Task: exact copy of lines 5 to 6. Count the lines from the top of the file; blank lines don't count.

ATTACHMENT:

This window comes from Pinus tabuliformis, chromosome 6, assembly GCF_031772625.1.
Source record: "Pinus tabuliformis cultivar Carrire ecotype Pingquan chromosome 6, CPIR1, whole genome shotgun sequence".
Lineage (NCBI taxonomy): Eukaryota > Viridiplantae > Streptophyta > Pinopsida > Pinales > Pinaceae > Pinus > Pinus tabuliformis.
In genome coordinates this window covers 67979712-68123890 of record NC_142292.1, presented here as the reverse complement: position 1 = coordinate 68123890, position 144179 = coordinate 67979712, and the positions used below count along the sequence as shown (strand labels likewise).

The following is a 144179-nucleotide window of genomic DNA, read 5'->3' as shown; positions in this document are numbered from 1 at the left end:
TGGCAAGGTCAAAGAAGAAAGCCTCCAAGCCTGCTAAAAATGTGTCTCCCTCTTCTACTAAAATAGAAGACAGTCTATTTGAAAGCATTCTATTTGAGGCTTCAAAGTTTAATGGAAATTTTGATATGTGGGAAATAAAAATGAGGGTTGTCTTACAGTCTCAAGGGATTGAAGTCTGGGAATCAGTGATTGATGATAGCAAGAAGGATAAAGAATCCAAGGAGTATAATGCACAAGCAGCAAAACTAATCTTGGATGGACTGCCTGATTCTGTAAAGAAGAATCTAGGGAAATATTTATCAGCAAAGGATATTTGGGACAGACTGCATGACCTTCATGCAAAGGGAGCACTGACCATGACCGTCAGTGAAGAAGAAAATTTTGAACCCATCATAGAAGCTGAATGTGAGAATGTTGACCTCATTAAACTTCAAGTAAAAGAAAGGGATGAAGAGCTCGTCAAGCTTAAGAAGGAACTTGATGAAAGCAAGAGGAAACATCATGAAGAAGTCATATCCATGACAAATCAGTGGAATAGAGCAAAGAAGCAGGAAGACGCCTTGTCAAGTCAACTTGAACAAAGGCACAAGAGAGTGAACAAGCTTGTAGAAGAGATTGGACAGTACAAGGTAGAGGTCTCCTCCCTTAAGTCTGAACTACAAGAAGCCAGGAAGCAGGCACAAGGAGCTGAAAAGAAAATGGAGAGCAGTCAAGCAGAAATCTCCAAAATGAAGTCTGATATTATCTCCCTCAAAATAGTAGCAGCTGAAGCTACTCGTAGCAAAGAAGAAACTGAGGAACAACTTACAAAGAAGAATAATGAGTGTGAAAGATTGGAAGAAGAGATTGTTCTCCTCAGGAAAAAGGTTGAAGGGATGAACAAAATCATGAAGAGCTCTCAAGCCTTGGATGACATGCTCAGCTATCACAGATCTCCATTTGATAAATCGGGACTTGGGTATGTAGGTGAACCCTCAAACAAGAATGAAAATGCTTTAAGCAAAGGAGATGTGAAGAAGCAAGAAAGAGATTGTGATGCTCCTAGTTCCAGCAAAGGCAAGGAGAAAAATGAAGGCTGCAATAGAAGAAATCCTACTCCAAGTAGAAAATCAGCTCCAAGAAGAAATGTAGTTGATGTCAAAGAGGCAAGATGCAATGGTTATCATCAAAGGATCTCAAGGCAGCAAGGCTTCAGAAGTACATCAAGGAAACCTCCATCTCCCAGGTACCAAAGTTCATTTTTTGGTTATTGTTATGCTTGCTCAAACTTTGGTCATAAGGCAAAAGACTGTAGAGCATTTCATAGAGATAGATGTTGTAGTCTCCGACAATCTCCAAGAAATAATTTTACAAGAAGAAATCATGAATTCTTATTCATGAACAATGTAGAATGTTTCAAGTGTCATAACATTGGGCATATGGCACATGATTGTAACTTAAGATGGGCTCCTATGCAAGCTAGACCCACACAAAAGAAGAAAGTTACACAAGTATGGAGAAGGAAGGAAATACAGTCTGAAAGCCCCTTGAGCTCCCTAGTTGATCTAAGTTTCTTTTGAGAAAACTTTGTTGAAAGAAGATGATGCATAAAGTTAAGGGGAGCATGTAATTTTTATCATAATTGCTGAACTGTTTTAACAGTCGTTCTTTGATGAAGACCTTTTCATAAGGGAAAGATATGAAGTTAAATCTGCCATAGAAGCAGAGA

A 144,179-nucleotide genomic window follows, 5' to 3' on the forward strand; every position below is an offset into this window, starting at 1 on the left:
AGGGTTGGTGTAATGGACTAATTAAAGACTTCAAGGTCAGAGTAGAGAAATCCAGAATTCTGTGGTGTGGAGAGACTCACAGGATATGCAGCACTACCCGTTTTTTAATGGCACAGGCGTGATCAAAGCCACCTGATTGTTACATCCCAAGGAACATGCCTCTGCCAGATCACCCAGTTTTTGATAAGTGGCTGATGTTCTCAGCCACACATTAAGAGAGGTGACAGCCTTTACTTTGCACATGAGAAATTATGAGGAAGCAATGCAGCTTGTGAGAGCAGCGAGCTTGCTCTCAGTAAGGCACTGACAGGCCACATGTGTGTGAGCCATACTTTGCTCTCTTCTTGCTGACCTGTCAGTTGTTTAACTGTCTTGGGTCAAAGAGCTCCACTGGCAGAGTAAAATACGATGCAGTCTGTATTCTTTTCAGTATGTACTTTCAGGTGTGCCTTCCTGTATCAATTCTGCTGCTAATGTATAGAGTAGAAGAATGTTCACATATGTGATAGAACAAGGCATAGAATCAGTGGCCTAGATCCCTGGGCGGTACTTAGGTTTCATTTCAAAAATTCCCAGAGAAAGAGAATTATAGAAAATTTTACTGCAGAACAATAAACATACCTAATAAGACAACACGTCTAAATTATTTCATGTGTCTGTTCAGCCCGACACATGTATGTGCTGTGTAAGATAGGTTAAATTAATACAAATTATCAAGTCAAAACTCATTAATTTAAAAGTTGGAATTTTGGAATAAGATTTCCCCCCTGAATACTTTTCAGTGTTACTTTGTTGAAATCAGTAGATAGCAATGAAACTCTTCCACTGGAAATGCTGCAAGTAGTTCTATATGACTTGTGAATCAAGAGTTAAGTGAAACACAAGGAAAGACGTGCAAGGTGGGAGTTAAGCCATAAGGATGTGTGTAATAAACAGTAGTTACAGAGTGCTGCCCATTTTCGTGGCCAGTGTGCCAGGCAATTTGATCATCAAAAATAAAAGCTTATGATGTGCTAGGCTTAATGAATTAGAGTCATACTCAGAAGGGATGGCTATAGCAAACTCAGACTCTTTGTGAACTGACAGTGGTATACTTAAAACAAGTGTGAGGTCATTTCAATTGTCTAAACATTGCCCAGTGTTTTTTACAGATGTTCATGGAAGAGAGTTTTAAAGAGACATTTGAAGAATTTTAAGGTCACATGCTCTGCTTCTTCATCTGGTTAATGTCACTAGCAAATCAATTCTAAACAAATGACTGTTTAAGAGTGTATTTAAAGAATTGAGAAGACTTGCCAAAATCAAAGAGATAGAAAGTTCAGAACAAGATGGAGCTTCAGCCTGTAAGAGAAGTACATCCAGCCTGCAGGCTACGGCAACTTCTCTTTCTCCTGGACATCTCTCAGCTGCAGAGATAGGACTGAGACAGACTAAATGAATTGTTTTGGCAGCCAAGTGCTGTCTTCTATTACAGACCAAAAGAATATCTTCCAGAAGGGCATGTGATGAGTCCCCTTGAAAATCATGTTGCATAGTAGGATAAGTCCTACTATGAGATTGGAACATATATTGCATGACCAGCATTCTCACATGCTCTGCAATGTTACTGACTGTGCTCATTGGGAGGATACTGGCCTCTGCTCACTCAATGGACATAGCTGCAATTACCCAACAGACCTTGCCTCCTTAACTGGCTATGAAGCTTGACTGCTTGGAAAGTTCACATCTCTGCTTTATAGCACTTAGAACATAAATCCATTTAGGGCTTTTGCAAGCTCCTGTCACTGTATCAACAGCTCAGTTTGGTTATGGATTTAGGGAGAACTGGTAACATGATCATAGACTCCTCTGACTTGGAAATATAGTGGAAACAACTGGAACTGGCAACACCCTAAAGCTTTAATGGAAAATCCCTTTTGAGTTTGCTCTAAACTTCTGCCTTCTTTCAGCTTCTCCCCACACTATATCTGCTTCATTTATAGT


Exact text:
The following is a 144179-nucleotide window of genomic DNA, read 5'->3' as shown; positions in this document are numbered from 1 at the left end:
TGGCAAGGTCAAAGAAGAAAGCCTCCAAGCCTGCTAAAAATGTGTCTCCCTCTTCTACTAAAATAGAAGACAGTCTATTTGAAAGCATTCTATTTGAGGCTTCAAAGTTTAATGGAAATTTTGATATGTGGGAAATAAAAATGAGGGTTGTCTTACAGTCTCAAGGGATTGAAGTCTGGGAATCAGTGATTGATGATAGCAAGAAGGATAAAGAATCCAAGGAGTATAATGCACAAGCAGCAAAACTAATCTTGGATGGACTGCCTGATTCTGTAAAGAAGAATCTAGGGAAATATTTATCAGCAAAGGATATTTGGGACAGACTGCATGACCTTCATGCAAAGGGAGCACTGACCATGACCGTCAGTGAAGAAGAAAATTTTGAACCCATCATAGAAGCTGAATGTGAGAATGTTGACCTCATTAAACTTCAAGTAAAAGAAAGGGATGAAGAGCTCGTCAAGCTTAAGAAGGAACTTGATGAAAGCAAGAGGAAACATCATGAAGAAGTCATATCCATGACAAATCAGTGGAATAGAGCAAAGAAGCAGGAAGACGCCTTGTCAAGTCAACTTGAACAAAGGCACAAGAGAGTGAACAAGCTTGTAGAAGAGATTGGACAGTACAAGGTAGAGGTCTCCTCCCTTAAGTCTGAACTACAAGAAGCCAGGAAGCAGGCACAAGGAGCTGAAAAGAAAATGGAGAGCAGTCAAGCAGAAATCTCCAAAATGAAGTCTGATATTATCTCCCTCAAAATAGTAGCAGCTGAAGCTACTCGTAGCAAAGAAGAAACTGAGGAACAACTTACAAAGAAGAATAATGAGTGTGAAAGATTGGAAGAAGAGATTGTTCTCCTCAGGAAAAAGGTTGAAGGGATGAACAAAATCATGAAGAGCTCTCAAGCCTTGGATGACATGCTCAGCTATCACAGATCTCCATTTGATAAATCGGGACTTGGGTATGTAGGTGAACCCTCAAACAAGAATGAAAATGCTTTAAGCAAAGGAGATGTGAAGAAGCAAGAAAGAGATTGTGATGCTCCTAGTTCCAGCAAAGGCAAGGAGAAAAATGAAGGCTGCAATAGAAGAAATCCTACTCCAAGTAGAAAATCAGCTCCAAGAAGAAATGTAGTTGATGTCAAAGAGGCAAGATGCAATGGTTATCATCAAAGGATCTCAAGGCAGCAAGGCTTCAGAAGTACATCAAGGAAACCTCCATCTCCCAGGTACCAAAGTTCATTTTTTGGTTATTGTTATGCTTGCTCAAACTTTGGTCATAAGGCAAAAGACTGTAGAGCATTTCATAGAGATAGATGTTGTAGTCTCCGACAATCTCCAAGAAATAATTTTACAAGAAGAAATCATGAATTCTTATTCATGAACAATGTAGAATGTTTCAAGTGTCATAACATTGGGCATATGGCACATGATTGTAACTTAAGATGGGCTCCTATGCAAGCTAGACCCACACAAAAGAAGAAAGTTACACAAGTATGGAGAAGGAAGGAAATACAGTCTGAAAGCCCCTTGAGCTCCCTAGTTGATCTAAGTTTCTTTTGAGAAAACTTTGTTGAAAGAAGATGATGCATAAAGTTAAGGGGAGCATGTAATTTTTATCATAATTGCTGAACTGTTTTAACAGTCGTTCTTTGATGAAGACCTTTTCATAAGGGAAAGATATGAAGTTAAATCTGCCATAGAAGCAGAGA